My Dad is Your Band Logo
LONG AFTER LEAVING NIAGARA BEHIND, I began seeing my father hanging from street poles, swaddled in layers of packing tape. Sometimes he loomed from the sides of newspaper boxes, the stubble on his face glazed with wheatpaste. His apparition, constructed from high contrast blobs printed off microfilm, lay dead centre in posters advertising a local band. Adorning the margins of these fliers were cut-outs from comic books and exploitation movie ads, but the dominant image was always Dad's notorious photograph. I remember the day that picture was taken. I was five years old. Dad had brought me to the Lincoln Cinema on St. Paul to see Pete's Dragon (probably at the urging of Mom). After weighing me down in the dark with a feed bag of popcorn and a barrel of Coca-cola, he got up, wandered out of the auditorium and never saw me again.
What happened was: A young boy paddled up the aisle to use the washroom and some unspeakable urge compelled Dad to follow him. Once in the bathroom, Dad forced the boy into a toilet stall and attempted acts that appealed to him more than the sight of Mickey Rooney singing to a cartoon dragon.
The boy was not a passive victim and Dad's assault was not well planned. The ruckus caught the attention of the concession stand attendant, who tore the toilet stall door right off its hinges. At that point, Dad pulled out a knife and held it to the boy's face.
The movie kept running even as police stormed the theatre — the audience unaware the projectionist had abandoned their post to join the ushers and ticket booth girl at the edge of the bathroom door, begging Dad to drop his knife.
Having no idea what happened to Dad, I allowed myself to be shooed out the exits into the alley behind the theatre, lugging my sack of half-eaten popcorn. Alone and uncertain, I walked around to the front and joined the crowd of morbid curiosity seekers, looking for Dad amongst them. It didn't occur to me he might not return. Ages passed before one of the police took notice of me shivering and half-asleep on the curb. It was the first time I stayed out past midnight.
Inside the theater, Dad accepted the unwinnable position he had backed himself into. When he dropped the knife, his legs were so numb from sitting on the toilet the police had to drag him through the lobby. A photographer from The Standard had been waiting for hours to capture a picture. Whether it was an artistic decision or one of necessity, the photographer dropped to their stomach and flashed an extreme low angle shot that made Dad tower from the paper's front page like some kind of monster. His mouth hung open, exposing bad teeth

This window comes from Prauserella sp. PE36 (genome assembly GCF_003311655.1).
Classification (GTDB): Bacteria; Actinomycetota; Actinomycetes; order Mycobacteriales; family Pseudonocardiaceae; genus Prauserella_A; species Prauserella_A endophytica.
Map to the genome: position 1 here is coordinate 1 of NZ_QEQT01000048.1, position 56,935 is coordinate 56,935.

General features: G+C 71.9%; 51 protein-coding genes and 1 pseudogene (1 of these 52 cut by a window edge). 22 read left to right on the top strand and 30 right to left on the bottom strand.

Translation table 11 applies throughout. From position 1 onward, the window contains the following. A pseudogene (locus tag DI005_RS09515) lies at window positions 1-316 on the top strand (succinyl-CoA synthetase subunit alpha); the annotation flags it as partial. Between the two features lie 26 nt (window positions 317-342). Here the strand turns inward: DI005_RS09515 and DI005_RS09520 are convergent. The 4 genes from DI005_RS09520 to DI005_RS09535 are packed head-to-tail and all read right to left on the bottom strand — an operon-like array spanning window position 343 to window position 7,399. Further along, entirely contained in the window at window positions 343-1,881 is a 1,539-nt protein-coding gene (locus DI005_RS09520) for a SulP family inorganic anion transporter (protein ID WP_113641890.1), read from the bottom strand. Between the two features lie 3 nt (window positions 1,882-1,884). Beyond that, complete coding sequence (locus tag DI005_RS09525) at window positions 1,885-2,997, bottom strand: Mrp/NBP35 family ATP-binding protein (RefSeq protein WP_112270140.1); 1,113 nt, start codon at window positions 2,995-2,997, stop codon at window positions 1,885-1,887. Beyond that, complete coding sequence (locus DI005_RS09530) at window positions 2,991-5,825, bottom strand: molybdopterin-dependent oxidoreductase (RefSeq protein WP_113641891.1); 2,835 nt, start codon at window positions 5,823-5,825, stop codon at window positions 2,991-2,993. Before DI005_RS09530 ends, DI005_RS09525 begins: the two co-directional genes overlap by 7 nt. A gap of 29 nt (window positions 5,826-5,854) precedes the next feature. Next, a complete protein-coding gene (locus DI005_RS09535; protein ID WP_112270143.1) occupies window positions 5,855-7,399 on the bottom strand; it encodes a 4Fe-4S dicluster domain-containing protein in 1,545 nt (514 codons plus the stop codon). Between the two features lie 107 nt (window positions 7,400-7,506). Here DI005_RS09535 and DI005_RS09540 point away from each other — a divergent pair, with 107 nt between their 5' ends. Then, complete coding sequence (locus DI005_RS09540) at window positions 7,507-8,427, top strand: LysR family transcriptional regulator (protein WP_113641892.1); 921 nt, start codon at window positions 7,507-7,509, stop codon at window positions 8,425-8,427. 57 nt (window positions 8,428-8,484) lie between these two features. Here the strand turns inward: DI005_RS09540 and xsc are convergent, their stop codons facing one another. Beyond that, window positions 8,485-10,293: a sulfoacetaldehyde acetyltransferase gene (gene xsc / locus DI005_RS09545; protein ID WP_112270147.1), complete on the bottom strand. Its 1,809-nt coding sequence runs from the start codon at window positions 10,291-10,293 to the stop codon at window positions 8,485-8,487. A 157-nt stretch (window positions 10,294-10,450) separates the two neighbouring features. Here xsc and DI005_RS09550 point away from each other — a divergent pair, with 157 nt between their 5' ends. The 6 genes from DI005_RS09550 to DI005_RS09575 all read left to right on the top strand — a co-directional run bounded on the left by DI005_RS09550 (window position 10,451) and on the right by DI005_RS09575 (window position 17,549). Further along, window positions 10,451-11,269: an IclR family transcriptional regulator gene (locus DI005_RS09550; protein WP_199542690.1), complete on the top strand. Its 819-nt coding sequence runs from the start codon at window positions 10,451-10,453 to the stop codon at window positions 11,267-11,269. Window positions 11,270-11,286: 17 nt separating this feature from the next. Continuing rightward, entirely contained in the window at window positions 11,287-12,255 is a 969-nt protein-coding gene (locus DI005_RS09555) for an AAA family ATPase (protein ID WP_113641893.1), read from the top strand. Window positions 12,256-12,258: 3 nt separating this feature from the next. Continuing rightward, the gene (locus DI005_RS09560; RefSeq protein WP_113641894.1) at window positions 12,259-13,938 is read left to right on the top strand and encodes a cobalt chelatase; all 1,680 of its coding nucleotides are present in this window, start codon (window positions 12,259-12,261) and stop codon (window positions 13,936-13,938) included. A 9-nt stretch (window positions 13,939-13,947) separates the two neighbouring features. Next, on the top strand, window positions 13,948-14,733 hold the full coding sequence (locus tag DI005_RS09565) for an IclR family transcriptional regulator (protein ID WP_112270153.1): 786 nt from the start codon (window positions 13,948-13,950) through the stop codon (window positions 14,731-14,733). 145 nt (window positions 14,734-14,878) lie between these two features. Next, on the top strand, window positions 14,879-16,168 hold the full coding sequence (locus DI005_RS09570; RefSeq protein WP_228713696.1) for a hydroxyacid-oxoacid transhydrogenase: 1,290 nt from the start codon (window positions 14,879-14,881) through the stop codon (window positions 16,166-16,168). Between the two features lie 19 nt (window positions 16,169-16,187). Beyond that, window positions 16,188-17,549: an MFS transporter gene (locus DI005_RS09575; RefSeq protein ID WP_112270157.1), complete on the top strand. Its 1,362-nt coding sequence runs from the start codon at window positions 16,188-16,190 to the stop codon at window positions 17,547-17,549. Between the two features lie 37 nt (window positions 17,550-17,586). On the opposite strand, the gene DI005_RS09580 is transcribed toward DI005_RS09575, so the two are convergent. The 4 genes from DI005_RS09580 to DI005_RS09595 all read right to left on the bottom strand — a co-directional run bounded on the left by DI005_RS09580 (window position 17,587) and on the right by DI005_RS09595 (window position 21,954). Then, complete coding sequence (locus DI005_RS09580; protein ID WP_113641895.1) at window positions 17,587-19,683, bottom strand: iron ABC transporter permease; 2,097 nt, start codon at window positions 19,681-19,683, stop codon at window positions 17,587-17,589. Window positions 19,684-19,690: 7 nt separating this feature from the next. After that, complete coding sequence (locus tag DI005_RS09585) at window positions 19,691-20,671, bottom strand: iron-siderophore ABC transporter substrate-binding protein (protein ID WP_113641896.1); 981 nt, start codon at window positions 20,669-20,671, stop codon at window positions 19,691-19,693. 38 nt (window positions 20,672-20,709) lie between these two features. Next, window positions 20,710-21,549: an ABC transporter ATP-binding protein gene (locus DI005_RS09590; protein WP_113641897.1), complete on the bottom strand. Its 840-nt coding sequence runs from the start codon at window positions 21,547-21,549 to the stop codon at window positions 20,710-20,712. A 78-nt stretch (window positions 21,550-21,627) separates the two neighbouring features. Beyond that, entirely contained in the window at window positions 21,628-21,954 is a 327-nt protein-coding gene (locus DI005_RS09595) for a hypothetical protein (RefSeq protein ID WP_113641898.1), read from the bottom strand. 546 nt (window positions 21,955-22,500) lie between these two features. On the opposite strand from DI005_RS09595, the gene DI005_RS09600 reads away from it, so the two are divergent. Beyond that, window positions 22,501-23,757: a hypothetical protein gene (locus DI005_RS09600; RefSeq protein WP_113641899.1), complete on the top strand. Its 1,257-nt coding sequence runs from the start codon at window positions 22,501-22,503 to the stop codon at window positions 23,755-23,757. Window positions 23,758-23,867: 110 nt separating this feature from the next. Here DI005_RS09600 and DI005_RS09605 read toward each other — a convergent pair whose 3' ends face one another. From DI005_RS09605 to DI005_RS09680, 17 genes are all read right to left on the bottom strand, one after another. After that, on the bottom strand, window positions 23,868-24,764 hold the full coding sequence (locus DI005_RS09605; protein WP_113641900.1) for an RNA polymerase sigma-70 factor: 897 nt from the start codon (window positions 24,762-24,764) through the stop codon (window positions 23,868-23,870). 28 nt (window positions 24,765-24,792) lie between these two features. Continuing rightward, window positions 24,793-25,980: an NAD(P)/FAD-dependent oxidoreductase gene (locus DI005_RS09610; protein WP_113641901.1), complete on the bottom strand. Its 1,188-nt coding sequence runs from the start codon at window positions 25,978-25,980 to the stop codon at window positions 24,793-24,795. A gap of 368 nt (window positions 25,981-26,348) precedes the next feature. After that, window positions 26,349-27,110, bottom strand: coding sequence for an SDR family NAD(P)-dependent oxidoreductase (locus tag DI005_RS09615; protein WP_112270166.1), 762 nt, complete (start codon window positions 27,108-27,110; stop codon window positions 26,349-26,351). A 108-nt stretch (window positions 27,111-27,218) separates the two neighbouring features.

and his eyes were vacant and glassy like dirty marbles jammed into the head of a mounted predator. The photograph caught a sliver of the theatre marquee over his head, plastic letters spelling out DRAGON.
It was a memorable photo. Iconic. Capturing the face of every parent's worst nightmare. Not far away or in a big city, but home in Niagara, walking amongst us. If you look through The Standard micro-film for 1978 you will see the picture reprinted again and again, illustrating the dozens of stories about my father as well as the wake of articles advising parents how to street-proof their children.
Growing up, I used to roll my eyes whenever friends complained of the terrible sins their father had committed against them: prohibiting the wearing of makeup, 9 PM curfews, refusing loan of the car... It wasn't until Cheryl-ann Mason and I hid in the bathroom sharing cigarettes and she told me how her father used to come into her bedroom and feel her beneath the covers that I finally found someone who would understand the betrayal and shame my father had perpetrated against me. Cheryl-ann and I might have become lifelong friends and I would have come to terms with my volatile feelings about Dad but she was caught making out with a senior girl in the kiln room and transferred to another school.
By my graduating year, about the time I dyed a beehive pattern into my buzz cut, I had perfected the fantasy conversation I would have with Dad once he was released from prison. It was strong stuff. Countless dress rehearsals in the bathroom mirror had honed my infected wounds into eloquent barbs that would pierce his dirty soul. I worked on this speech long past its usefulness — Dad killed himself choking down laundry detergent in Kingston years earlier.
*** Three decades later, when Dad's posters began appearing, Michelle had no idea why the blood in my palms turned to ice every time we stepped off the street car. The posters were invisible to her. Just another bit of urban visual white noise. I hoped the band would be a one week phenomenon but for months I was targeted by new fliers. They advertised different venues and supporting bands (Unicorn
Chunks or Mrs. Slocombe's Pussy) but the photo of my father was perennial. Dad's face became a familiar street sight, like the Obey Giant.
I was upset when Michelle left for Ottawa. It was only two days, for work not vacation. I kept waiting for Michelle to surprise me with an invite to come along but before I knew it she had packed her suitcase for the final time. I tried not to let my hurt feelings show as I brought her to Union Station. Not that I wanted so much to ride the train and see the capital buildings but I had expected her to make an effort to include me. People's significant others got to go on work trips all the time if you asked. I felt unimportant when Michelle didn't want to ask.